4 Apr 2022

Maine Fiber: A local product linking many businesses

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What is fiber?

Fiber production creates clothing and goods for warmth and protection, or beauty in art. Fiber literally and figuratively weaves together ancient traditions, modern manufacturing, and technology. In Maine, fiber is common farm product. Fiber may be non-agricultural too. For example, synthetic materials compose a variety of textiles made in the U.S. and across the world.

What is a “fibershed”?

A fibershed includes fiber production, use, and recycling in a geographic area. A farm, for example, may involve many parts of the fibershed. On the other hand, a different business may focus on a single role, such as processing, or making a finished product. Like most systems or cycles, the moving parts of a fibershed are not always linear.

Maine fiber is at the heart of its fibershed. The cycle of fiber from a farm to a bio-degradable finished product is a desired outcome. Connections occur throughout the fibershed geography.
Maine fiber is at the heart of its fibershed. The cycle of fiber from a farm to a bio-degradable finished product is a desired outcome. Connections occur throughout the fibershed geography.

Raw Materials

Raw materials are a key part of the fibershed. For instance, shearing or trimming fleece and hair from farm animals produces raw materials. Harvesting plants is another way to provide raw materials. Regardless of the agricultural fiber source, farmers focus on quality standards. Particularly, they ensure crops and animals have the best care because that leads to the highest quality fiber. Farmers’ efforts help makers and manufacturing sell a desirable good to customers. As a result, the farmer may earn a premium for the quality fibers, and they can still earn money for other quality, but not premium raw materials. Quality fiber helps the fibershed earn a favorable reputation.

Designers, Makers and Artisans

Makers, designers and artisans provide creative insight. Designers may process and make finished goods too. They design patterns for businesses and hobbyists to make clothing or crafts. Their keen eye for styles and trends creates appealing fiber goods for customers.

A designer’s textile knowledge helps farmers and manufacturers use raw fiber. For example, fine, soft, and coarse fibers are different. Each type has a purpose. For instance, soft sweaters and hats are desirable. However, coarse fiber is useful in rugs, slippers, or furniture fill. Matching the fiber types to make a finished product is a practical way to reduce fibershed waste.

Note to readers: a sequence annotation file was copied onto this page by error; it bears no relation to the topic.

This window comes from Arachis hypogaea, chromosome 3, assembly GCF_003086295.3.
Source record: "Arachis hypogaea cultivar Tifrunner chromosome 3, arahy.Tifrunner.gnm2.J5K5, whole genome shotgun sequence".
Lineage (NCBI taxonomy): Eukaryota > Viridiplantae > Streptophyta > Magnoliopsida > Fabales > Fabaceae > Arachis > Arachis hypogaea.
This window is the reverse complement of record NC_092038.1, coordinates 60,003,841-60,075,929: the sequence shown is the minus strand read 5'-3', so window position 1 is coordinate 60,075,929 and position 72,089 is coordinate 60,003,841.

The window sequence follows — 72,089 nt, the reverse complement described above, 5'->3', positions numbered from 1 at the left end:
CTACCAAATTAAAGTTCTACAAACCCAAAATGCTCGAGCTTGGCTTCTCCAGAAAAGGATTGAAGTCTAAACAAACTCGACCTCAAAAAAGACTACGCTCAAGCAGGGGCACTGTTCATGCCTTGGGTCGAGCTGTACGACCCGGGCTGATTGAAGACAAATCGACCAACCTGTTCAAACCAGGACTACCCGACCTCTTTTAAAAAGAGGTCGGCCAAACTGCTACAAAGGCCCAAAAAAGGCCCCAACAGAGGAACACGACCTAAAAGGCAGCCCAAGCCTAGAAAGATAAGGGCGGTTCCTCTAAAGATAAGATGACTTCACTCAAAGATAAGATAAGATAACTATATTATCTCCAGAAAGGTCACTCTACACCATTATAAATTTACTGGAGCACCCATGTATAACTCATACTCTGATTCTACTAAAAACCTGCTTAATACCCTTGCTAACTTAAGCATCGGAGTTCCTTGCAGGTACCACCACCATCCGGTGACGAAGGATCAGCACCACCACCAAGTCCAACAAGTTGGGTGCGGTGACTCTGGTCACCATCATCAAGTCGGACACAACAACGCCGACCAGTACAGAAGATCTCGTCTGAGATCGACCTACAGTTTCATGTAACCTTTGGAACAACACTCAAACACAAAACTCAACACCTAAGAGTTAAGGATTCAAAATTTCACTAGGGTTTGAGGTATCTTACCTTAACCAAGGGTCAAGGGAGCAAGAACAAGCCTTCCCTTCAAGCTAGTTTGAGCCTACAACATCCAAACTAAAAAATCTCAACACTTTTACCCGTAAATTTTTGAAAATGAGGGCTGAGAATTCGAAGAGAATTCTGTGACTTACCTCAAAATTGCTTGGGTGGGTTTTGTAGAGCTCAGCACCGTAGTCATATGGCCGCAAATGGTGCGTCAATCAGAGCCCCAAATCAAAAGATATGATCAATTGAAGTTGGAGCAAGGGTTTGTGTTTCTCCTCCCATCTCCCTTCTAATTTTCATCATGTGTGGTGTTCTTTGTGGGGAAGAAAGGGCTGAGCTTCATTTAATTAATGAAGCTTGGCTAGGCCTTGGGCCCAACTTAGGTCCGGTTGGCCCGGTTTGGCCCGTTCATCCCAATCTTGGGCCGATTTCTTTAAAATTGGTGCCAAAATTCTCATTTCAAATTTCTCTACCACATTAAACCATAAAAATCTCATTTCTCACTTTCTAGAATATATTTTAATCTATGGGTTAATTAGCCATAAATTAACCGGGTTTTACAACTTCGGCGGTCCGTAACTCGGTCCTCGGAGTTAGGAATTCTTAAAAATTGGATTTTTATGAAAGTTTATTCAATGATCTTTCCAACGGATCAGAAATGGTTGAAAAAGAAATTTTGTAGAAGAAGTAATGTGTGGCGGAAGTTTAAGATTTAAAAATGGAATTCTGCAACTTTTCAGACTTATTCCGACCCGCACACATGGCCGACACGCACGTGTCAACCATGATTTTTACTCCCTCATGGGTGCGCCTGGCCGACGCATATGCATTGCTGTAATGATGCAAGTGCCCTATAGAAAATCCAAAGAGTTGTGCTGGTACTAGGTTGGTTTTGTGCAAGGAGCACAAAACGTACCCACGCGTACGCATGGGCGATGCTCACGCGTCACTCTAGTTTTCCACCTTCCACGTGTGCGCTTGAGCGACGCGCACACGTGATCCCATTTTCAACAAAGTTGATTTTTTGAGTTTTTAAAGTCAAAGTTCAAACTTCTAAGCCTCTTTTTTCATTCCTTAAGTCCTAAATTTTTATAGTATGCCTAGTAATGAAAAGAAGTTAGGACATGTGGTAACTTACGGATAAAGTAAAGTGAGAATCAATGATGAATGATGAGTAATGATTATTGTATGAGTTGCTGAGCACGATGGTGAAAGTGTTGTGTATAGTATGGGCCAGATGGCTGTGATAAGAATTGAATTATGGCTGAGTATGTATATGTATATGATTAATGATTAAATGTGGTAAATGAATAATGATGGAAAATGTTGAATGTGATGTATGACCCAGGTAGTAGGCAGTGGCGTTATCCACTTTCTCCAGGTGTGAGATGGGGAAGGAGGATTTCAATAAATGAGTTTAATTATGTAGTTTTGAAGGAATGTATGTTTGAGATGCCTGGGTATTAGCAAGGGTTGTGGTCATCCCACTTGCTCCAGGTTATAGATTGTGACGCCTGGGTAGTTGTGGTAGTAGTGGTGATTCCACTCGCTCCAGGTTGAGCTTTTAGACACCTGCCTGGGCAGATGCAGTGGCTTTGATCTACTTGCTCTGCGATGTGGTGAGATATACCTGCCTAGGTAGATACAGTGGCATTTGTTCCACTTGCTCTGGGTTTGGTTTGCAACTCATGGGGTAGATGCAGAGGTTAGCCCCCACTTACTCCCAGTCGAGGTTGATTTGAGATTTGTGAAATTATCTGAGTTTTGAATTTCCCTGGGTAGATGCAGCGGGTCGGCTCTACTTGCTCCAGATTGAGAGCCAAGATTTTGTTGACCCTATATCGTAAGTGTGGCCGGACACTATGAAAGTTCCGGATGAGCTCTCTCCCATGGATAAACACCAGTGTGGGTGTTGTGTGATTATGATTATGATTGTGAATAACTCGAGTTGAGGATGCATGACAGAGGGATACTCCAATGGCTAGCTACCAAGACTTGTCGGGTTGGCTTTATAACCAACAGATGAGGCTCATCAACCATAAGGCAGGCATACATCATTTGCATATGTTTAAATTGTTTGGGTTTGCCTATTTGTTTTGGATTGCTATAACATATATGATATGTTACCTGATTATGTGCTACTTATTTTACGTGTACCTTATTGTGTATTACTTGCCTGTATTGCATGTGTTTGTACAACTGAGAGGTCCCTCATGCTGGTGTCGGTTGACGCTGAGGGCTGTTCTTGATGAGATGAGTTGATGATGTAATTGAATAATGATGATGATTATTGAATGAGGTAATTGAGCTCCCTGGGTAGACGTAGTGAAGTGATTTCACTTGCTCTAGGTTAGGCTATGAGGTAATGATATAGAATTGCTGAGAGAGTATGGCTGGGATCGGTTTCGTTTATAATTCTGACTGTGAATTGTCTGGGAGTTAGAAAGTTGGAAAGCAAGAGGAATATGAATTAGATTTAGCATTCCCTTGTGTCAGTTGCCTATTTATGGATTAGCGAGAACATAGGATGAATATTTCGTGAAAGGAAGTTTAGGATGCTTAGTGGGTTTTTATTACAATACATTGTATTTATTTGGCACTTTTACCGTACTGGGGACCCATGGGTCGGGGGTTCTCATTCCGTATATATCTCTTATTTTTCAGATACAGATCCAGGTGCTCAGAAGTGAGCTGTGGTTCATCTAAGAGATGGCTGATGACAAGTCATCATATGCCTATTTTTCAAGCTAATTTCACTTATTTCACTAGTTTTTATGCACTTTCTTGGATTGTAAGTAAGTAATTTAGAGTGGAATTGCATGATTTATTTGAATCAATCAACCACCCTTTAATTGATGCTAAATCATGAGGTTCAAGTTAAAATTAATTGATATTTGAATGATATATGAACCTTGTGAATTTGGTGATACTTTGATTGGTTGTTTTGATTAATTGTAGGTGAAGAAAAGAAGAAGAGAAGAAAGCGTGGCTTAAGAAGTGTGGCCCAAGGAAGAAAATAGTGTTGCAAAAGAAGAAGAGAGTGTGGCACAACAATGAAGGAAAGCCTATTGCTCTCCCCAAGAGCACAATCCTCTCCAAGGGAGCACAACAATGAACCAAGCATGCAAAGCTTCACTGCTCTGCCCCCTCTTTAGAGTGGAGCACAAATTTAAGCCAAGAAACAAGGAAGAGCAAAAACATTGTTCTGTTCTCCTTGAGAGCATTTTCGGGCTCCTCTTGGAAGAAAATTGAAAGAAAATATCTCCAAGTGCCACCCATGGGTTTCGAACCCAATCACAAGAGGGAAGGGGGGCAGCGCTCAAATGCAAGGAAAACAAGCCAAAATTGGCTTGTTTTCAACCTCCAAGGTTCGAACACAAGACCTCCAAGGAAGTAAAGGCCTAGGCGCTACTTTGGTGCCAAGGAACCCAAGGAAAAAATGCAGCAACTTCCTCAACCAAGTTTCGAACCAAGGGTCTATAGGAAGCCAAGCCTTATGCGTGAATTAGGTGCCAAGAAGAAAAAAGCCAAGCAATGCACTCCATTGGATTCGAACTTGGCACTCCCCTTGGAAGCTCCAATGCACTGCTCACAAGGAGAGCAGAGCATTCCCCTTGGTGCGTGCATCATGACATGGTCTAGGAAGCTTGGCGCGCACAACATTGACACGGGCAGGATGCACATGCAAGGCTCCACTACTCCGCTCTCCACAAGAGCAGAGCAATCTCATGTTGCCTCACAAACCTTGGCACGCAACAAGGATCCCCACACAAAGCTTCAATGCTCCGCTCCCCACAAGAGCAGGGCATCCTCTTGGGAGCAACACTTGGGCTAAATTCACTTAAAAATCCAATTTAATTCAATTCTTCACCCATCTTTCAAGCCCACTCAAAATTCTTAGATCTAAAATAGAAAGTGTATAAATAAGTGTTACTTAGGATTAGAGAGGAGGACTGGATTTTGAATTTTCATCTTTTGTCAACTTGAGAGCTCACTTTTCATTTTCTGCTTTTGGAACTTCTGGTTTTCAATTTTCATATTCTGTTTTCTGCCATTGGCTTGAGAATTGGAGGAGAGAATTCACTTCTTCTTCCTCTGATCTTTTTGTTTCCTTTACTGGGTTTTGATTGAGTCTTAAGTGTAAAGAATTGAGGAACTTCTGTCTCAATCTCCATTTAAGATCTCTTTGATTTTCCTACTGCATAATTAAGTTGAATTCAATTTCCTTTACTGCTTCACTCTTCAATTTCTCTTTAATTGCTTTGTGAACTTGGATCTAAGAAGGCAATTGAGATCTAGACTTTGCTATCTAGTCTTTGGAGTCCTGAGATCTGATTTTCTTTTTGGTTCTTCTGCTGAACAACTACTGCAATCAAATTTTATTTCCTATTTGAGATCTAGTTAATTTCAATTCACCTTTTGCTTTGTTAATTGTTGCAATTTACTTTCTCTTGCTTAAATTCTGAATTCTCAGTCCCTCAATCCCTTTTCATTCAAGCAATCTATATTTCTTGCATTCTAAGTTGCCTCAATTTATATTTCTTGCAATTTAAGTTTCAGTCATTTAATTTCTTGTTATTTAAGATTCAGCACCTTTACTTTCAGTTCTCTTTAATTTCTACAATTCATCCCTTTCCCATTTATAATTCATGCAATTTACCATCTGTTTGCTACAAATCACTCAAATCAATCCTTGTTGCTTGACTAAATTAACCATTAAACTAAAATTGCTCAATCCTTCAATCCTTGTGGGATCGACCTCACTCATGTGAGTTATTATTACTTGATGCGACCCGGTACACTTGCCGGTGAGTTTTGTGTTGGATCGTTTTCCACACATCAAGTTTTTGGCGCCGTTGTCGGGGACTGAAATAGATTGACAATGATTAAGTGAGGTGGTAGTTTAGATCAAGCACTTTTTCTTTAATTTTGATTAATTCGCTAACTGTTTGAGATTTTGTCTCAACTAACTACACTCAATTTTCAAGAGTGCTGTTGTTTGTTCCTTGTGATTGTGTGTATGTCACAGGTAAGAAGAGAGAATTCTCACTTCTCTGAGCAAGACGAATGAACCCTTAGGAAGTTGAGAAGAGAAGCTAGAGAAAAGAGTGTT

Processing and Manufacturing

A lot of sophisticated skills come in handy for processing and manufacturing fiber. For instance, farmers measure raw fiber quality (or rely on skilled professionals). Sturdy, uniform fibers are ideal. Using a combination of techniques such as sorting, grading, and testing provides practical insight to everyone in the fibershed. For example, farmers may use it to plan how they will market the fiber. On the other hand, the data can help manufacturers and makers estimate how much, and what finished items to make, or which types of processing techniques to use.

Manufacturers turn raw materials into items customers use. This could be spun fiber, yarn, or large rolls of fabric. Another example of a useable good is a finished design or textile, such as clothing, rugs, and blankets. Additionally, manufacturing and processors may dye or color the fiber.

Colors and Dyes

Colors and dyes can enhance the fiber, creating eye-catching designs and patterns. Coloring and dying can be a small- or large-batch process. For example, smaller scale makers might create their own dyes and coloring. Fibershed purists aim to source dyes from within the fibershed. One way to do this is by foraging or farming plants.

Regardless of how or where the coloring and dyes are sourced, it is a chemical process. Proper safety, accurate measurements, and careful notes of each step are important—much like in a scientific laboratory. The attention to detail and care fosters responsible fibershed stewardship.

Shopping for a Maine fiber product

Customers support the fibershed economy. Retail shops and farms sell Maine-grown, designed, and made fiber goods. Shoppers will find clothing, blankets, throws, and rugs. Another way for shoppers to enjoy local fiber is to craft their own items. For example, makers can visit Maine shops or farms that sell undyed, and dyed yarn, roving, and other fiber materials. Some shops even feature patterns created by designers and artisans.

Farmland, Soil and Compost

In its purest sense, the fibershed is a complete cycle. The majority of the steps happen within the fibershed, including the disposal of waste, and the raw materials and dyes are not synthetic. Generally, recycling helps reduce waste. As fiber wears past its original use, it can be renewed into a different fiber good. However, if the fiber is not upcycled, or turned into a different good, composting is a useful alternative.